StartDate DATE NOT NULL,
    IsActive BIT NOT NULL,
    IsDeleted BIT NOT NULL
);
GO

The next code block performs the following actions:

  1. The first statement inserts 10 million rows of data into the "EmployeeDestination" table.
  2. The second statement inserts 1 million rows of data into the "EmployeeSource" table.
  3. The third statement updates 100,000 rows of data already in the "EmployeeSource" table.
  4. The last statement inserts 10,000 new rows of data into the "EmployeeSource" table.

After performing these actions, the goal is to insert 10,000 new rows of data and update 100,000 existing rows of data in the "EmployeeDestination" table.

INSERT INTO dbo.EmployeeDestination
(
    EmployeeNumber,
    FirstName,
    LastName,
    MiddleIntial,
    YearlySalary,
    DepartmentCode,
    StartDate,
    IsActive
)
SELECT TOP (10000000)
       CONCAT('E00', n.Number) AS EmployeeNumber,
       SUBSTRING('ABCDEFGHIJKLMNOPQRSTUVWXYZ', (ABS(CHECKSUM(NEWID())) % 26) + 1, 6) AS FirstName,
       SUBSTRING('ABCDEFGHIJKLMNOPQRSTUVWXYZ', (ABS(CHECKSUM(NEWID())) % 26) + 1, 7) AS LastName,
       SUBSTRING('ABCDEFGHIJKLMNOPQRSTUVWXYZ', (ABS(CHECKSUM(NEWID())) % 26) + 1, 1) AS MiddleInitial,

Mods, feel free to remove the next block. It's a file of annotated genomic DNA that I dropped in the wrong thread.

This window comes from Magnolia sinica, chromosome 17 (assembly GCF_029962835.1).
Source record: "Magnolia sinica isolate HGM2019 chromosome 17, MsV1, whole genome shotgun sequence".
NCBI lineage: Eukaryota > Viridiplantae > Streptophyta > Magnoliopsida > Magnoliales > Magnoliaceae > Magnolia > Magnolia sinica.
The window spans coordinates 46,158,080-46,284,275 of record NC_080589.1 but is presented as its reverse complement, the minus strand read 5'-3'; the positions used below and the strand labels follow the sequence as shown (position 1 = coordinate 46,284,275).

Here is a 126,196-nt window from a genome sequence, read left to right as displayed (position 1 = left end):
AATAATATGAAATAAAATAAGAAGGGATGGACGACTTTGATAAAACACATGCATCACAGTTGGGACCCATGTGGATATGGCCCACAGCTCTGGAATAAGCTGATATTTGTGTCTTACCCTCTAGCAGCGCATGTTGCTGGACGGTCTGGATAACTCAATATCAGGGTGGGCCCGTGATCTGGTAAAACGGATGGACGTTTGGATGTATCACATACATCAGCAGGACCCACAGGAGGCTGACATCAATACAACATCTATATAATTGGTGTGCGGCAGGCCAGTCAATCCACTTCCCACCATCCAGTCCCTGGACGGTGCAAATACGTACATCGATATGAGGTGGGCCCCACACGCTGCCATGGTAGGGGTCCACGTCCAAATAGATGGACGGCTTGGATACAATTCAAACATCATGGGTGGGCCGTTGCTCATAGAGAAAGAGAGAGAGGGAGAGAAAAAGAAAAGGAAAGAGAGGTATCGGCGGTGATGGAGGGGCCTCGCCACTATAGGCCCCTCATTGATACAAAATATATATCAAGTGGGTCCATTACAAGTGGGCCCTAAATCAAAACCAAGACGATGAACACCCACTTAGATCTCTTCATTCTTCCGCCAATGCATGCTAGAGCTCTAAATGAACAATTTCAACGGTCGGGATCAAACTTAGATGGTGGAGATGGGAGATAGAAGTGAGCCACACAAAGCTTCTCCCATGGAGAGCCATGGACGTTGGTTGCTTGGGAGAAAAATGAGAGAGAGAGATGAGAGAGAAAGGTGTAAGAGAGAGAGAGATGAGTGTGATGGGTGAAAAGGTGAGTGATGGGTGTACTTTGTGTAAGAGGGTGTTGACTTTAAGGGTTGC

ABS(CHECKSUM(NEWID()) % 100000) + 45000 AS YearlySalary,
       CONCAT('M000', ABS(CHECKSUM(NEWID()) % 3) + 1) AS DepartmentCode,
       DATEADD(DAY, RAND(CHECKSUM(NEWID())) * (1 + DATEDIFF(DAY, '2020-01-01', '03-31-2023')), '2020-01-01') AS StartDate,
       CASE
           WHEN (n.Number % 1000) = 0 THEN
               0
           ELSE
               1
       END AS IsActive
FROM dbo.Numbers n;
GO

INSERT INTO dbo.EmployeeSource
(
    RowNumber,
    EmployeeNumber,
    FirstName,
    LastName,
    MiddleIntial,
    YearlySalary,
    DepartmentCode,
    StartDate,
    IsActive,
    IsDeleted
)
SELECT ROW_NUMBER() OVER (ORDER BY EmployeeNumber) AS RowNumber,
       EmployeeNumber,
       FirstName,
       LastName,
       MiddleIntial,
       YearlySalary,